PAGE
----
Noise or Music? - The Insights Blog

Here I write about Google Analytics setup and usage; Online privacy; Data accuracy; Website usability; Conversion optimisation; and best practices for organisations wishing to achieve success online – the whole raison d’etre for measurement in the first place…!

I love to hear reader’s feedback, so please comment on my posts or share them.

Brian Clifton - Blog

Not Provided: Now impacting 80-90% of organic traffic

Categories: Metrics understanding / Comments: 2

I have tracked this issue since the beginning – plotting the percentage of organic traffic impacted by not provided. First, only visitors logged into their Google account were effected and hence tech related websites (attracting a more tech savvy audience) were disproportionately impacted. However, Google has since applied this to pretty much all visitors using Google organic search.

The position now: Not provided impacts 80-90% of organic searches…

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10 Micro Goals for Tracking Content Engagement

Categories: Metrics understanding / Comments: 0

Assuming you have no other “macro” drivers on your site – for example, no e-commerce facility, lead generation request from, store finder information, or advertisement click-throughs – how can you measure content engagement?

Here is my list of 10 tangible goals:

1. Show a snippet/summary first and then require a click to expand for more information
2. Use ratings e.g. rate this page/article, did this answer you question (y/n)?

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Google Content Experiments – A good or bad feature?

Categories: Google Analytics and GTM, Metrics understanding / Comments: 13

Quote: [Google Analytics] “Content Experiments sucks and I will never use it for any of my clients….run away

The above snippet came from a post by Michael Whitaker (smart thinker, worth following) who asked for feedback on comments made at the Imagine 2013 conference earlier this year. My initial response was “hmmm – poor comments indeed. Whether you like a G product or not, to say that Google’s stats methods are unreliable, or reporting doesn’t work really is silly and lacks credibility.”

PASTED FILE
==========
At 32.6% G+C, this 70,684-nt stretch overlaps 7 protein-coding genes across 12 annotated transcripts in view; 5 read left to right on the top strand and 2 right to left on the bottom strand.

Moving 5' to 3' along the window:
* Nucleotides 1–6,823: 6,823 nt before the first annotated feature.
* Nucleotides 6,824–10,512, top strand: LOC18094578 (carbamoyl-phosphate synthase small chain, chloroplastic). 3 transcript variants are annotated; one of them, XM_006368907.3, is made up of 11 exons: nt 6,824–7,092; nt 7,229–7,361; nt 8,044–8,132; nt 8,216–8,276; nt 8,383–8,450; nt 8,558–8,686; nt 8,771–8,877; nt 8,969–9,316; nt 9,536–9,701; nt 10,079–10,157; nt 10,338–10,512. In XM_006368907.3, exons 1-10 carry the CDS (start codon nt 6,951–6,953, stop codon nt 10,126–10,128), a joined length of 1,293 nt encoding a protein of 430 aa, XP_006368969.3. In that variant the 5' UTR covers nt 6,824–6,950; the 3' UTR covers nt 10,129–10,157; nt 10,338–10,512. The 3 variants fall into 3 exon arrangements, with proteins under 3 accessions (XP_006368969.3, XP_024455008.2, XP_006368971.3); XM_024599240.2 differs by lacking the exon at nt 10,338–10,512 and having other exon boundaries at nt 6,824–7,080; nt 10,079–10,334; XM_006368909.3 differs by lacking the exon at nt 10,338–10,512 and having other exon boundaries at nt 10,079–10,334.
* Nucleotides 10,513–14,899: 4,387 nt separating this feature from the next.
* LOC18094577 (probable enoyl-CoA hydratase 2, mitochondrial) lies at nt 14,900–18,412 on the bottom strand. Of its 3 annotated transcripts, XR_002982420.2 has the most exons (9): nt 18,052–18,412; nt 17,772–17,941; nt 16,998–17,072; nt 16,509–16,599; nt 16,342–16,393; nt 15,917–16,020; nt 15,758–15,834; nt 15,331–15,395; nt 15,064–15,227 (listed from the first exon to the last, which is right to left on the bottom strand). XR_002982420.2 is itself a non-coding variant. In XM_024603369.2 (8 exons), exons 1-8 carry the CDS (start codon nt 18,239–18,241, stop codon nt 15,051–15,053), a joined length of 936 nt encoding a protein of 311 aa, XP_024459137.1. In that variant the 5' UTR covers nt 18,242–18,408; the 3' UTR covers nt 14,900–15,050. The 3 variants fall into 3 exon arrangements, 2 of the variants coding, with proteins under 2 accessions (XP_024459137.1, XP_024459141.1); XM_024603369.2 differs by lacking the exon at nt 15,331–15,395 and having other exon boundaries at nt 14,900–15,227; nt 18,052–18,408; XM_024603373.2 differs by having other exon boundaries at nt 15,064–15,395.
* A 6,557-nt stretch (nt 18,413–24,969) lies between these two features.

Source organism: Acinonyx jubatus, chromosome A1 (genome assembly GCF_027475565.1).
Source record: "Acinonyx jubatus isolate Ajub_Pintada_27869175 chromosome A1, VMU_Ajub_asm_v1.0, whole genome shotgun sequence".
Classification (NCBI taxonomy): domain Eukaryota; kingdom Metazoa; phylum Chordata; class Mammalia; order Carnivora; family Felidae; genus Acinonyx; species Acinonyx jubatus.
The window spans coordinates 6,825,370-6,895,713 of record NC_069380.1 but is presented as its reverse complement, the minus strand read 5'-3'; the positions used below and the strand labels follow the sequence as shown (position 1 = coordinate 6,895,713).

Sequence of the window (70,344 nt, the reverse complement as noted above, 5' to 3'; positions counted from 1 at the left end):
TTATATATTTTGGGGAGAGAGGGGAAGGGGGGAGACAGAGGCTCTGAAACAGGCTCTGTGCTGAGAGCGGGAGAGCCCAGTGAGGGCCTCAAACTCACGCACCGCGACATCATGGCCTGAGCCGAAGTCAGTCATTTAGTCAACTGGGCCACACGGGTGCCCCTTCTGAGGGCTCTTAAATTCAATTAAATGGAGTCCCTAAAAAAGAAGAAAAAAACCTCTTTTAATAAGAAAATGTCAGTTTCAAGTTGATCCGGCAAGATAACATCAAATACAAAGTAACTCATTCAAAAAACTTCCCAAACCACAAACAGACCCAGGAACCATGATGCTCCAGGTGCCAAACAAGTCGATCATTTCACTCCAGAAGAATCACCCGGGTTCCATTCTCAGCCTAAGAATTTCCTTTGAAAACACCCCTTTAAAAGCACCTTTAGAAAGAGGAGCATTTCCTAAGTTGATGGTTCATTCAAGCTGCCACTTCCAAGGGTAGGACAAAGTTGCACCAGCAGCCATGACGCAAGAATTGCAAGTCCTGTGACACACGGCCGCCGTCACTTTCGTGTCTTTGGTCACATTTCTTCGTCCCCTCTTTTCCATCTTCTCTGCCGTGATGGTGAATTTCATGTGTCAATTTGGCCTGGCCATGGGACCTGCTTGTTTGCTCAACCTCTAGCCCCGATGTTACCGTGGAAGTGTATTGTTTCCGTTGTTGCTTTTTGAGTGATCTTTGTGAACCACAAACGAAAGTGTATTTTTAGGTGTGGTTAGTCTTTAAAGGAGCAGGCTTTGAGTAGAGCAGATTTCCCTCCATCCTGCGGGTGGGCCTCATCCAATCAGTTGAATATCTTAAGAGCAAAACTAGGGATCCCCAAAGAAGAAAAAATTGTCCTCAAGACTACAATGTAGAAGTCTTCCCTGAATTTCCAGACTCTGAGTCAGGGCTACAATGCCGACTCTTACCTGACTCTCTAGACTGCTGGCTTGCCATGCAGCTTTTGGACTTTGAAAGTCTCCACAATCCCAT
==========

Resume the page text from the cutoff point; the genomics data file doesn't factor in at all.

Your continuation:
I am actually no big fan of the Google Analytics Content Experiments either, but I wish to put my views into context based on the following simple A/B test.

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Calculating your REAL ROI for AdWords

Categories: Google Analytics and GTM, Metrics understanding / Comments: 9

Here’s the problem… The default Return on Investment (ROI) displayed by Google Analytics is misleading for two reasons.

Issue 1: Google Analytics combines revenue form your transactions and goals. That can lead to double counting, if for example, an add-to-cart click is a monetised goal.
Issue 2: Google Analytics has no idea about what profit margins you operate under – how can it? Google therefore has to assume that *ALL* revenue generated by your visitors is 100% profit.

In this post I show you how to avoid these issues and calculate your AdWords REAL ROI. Its purpose is to take you to the next level – allowing you to move beyond adjusting bids simply based on conversions. Instead, you can go after the “highest” value converters.

Figure 2 – How big a difference is the default ROI versus the REAL ROI?
real-roi-chart
As you can see in Figure 2, we are not tweaking the edges here!

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Multi-Channel Attribution Modelling – don’t write off the default models

Categories: Google Analytics and GTM, Metrics understanding / Comments: 1

 

Avinash Kaushik is a great measurement thought provoker (up there with the likes of Tufte imho), all-round nice guy and friend of mine. I always come away from his posts challenged and simulated – quite a feat to achieve for your peers in a niche industry. The following post from him – Multi-Channel Attribution Modeling: The Good, Bad and Ugly Models – is a great reference read, though I disagree on a couple of items. Once you have digested Avinash’s thoughts, here is my input…

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Why the Guardian is barking up the wrong tree with Prism

Categories: Privacy and Accuracy / Comments: 3

My thoughts on why the Guardian and the Washington Post are barking up the wrong tree with their constant side-stories. It is disappointing to read the story degrading in this way.

“Analysing this type of meta-data is exactly what companies such as Google, Yahoo, Twitter, Facebook etc. openly do.”

Seriously… what is the problem with collecting and analysing meta-data?

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